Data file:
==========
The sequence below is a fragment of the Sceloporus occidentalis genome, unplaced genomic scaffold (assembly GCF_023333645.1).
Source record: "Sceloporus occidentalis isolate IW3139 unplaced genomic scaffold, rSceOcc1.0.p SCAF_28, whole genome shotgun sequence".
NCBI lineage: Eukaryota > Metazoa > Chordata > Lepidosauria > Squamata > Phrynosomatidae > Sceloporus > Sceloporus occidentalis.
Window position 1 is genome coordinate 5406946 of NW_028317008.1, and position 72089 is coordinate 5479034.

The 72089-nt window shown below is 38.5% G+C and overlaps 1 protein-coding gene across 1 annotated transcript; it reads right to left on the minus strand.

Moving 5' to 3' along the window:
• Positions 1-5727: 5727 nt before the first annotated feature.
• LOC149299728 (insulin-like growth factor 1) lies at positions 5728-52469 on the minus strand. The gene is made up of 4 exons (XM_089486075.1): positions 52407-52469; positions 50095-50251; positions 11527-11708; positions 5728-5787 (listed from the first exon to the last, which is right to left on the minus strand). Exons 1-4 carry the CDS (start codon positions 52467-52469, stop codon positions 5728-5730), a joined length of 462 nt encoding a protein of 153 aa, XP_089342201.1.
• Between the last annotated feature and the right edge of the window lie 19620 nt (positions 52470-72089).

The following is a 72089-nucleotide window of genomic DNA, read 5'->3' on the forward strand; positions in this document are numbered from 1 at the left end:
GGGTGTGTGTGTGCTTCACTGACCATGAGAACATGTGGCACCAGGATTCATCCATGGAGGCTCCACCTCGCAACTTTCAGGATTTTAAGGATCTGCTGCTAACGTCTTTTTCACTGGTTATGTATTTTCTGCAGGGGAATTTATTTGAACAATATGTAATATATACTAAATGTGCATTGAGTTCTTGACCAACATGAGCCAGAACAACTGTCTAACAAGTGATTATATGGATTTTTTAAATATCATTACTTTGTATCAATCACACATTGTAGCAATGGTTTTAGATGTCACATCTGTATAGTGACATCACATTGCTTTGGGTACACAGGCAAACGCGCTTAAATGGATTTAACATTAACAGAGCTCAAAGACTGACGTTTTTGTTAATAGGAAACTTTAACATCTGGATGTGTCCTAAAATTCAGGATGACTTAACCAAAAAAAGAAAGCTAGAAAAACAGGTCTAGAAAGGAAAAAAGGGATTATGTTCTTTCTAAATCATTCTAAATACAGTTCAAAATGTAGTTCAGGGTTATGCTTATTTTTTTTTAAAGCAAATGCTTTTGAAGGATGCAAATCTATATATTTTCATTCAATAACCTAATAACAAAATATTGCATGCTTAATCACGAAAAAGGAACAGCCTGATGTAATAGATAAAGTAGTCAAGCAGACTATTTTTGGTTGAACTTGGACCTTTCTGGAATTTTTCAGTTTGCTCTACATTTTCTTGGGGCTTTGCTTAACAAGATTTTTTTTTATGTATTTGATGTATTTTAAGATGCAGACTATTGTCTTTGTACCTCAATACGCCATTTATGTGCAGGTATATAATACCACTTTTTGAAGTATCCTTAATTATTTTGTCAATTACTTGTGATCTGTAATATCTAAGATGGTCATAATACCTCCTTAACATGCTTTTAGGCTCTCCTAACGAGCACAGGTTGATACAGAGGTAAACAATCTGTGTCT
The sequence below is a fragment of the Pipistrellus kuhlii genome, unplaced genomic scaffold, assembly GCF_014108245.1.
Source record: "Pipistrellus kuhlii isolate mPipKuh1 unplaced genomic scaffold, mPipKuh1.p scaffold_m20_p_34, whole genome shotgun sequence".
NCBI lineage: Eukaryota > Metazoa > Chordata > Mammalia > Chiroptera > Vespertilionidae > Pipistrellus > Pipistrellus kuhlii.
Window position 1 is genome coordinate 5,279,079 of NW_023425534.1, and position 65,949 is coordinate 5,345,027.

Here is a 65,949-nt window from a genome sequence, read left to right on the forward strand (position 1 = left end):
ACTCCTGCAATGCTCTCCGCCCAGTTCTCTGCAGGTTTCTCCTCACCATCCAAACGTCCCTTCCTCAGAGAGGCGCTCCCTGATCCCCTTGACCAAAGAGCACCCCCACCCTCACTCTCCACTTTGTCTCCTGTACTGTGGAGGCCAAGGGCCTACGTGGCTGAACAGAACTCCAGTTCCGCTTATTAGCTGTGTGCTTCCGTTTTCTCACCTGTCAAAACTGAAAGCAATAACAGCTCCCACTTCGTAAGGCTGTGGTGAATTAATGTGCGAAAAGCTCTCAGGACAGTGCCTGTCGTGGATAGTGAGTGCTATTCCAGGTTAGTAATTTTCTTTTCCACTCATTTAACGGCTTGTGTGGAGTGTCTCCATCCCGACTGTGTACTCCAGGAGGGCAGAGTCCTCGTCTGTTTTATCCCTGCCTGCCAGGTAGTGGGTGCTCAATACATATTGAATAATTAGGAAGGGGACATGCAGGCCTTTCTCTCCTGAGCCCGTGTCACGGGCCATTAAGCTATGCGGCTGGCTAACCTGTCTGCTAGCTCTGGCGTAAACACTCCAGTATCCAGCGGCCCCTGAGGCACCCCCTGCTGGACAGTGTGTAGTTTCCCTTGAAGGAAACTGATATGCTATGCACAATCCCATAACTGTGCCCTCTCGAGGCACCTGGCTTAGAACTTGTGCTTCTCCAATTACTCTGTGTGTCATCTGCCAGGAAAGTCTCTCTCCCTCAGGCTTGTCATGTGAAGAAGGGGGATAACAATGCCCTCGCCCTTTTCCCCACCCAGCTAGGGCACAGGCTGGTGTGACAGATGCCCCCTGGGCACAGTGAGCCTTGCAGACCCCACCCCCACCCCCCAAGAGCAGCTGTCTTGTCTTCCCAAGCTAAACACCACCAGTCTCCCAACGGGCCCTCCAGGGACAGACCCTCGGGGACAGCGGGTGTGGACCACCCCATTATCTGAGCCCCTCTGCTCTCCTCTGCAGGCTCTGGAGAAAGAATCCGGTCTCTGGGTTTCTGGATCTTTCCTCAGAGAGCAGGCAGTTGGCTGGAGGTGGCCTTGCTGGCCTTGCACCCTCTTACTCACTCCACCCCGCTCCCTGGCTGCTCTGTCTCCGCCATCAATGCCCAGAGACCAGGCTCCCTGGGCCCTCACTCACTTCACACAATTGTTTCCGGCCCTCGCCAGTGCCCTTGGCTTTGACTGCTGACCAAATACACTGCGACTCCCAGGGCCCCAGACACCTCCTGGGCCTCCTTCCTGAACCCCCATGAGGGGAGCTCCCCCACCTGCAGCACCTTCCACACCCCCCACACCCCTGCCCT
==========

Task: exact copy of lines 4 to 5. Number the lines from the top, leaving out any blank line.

Window position 1 is genome coordinate 5406946 of NW_028317008.1, and position 72089 is coordinate 5479034.

The 72089-nt window shown below is 38.5% G+C and overlaps 1 protein-coding gene across 1 annotated transcript; it reads right to left on the minus strand.